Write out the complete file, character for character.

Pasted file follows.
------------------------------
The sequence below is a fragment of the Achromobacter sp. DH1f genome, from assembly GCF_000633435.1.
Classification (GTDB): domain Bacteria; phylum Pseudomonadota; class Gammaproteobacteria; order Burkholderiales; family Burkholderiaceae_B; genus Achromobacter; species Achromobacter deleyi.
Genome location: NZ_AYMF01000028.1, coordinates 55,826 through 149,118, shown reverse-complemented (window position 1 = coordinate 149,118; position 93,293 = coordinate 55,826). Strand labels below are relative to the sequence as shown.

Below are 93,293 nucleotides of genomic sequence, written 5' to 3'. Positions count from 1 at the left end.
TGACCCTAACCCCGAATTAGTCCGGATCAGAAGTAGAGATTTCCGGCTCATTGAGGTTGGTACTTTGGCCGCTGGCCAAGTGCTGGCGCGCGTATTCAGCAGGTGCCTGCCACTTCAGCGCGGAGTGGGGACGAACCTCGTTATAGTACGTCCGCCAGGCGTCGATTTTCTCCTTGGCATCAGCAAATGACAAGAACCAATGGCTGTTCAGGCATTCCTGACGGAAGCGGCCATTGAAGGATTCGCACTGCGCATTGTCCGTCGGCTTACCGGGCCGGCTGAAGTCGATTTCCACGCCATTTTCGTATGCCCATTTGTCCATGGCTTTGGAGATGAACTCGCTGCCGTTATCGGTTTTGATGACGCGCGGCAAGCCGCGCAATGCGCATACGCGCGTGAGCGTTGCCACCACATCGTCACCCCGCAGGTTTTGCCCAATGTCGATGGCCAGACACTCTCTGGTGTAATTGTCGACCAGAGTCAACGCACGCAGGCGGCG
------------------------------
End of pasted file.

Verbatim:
The sequence below is a fragment of the Achromobacter sp. DH1f genome, from assembly GCF_000633435.1.
Classification (GTDB): domain Bacteria; phylum Pseudomonadota; class Gammaproteobacteria; order Burkholderiales; family Burkholderiaceae_B; genus Achromobacter; species Achromobacter deleyi.
Genome location: NZ_AYMF01000028.1, coordinates 55,826 through 149,118, shown reverse-complemented (window position 1 = coordinate 149,118; position 93,293 = coordinate 55,826). Strand labels below are relative to the sequence as shown.

Below are 93,293 nucleotides of genomic sequence, written 5' to 3'. Positions count from 1 at the left end.
TGACCCTAACCCCGAATTAGTCCGGATCAGAAGTAGAGATTTCCGGCTCATTGAGGTTGGTACTTTGGCCGCTGGCCAAGTGCTGGCGCGCGTATTCAGCAGGTGCCTGCCACTTCAGCGCGGAGTGGGGACGAACCTCGTTATAGTACGTCCGCCAGGCGTCGATTTTCTCCTTGGCATCAGCAAATGACAAGAACCAATGGCTGTTCAGGCATTCCTGACGGAAGCGGCCATTGAAGGATTCGCACTGCGCATTGTCCGTCGGCTTACCGGGCCGGCTGAAGTCGATTTCCACGCCATTTTCGTATGCCCATTTGTCCATGGCTTTGGAGATGAACTCGCTGCCGTTATCGGTTTTGATGACGCGCGGCAAGCCGCGCAATGCGCATACGCGCGTGAGCGTTGCCACCACATCGTCACCCCGCAGGTTTTGCCCAATGTCGATGGCCAGACACTCTCTGGTGTAATTGTCGACCAGAGTCAACGCACGCAGGCGGCG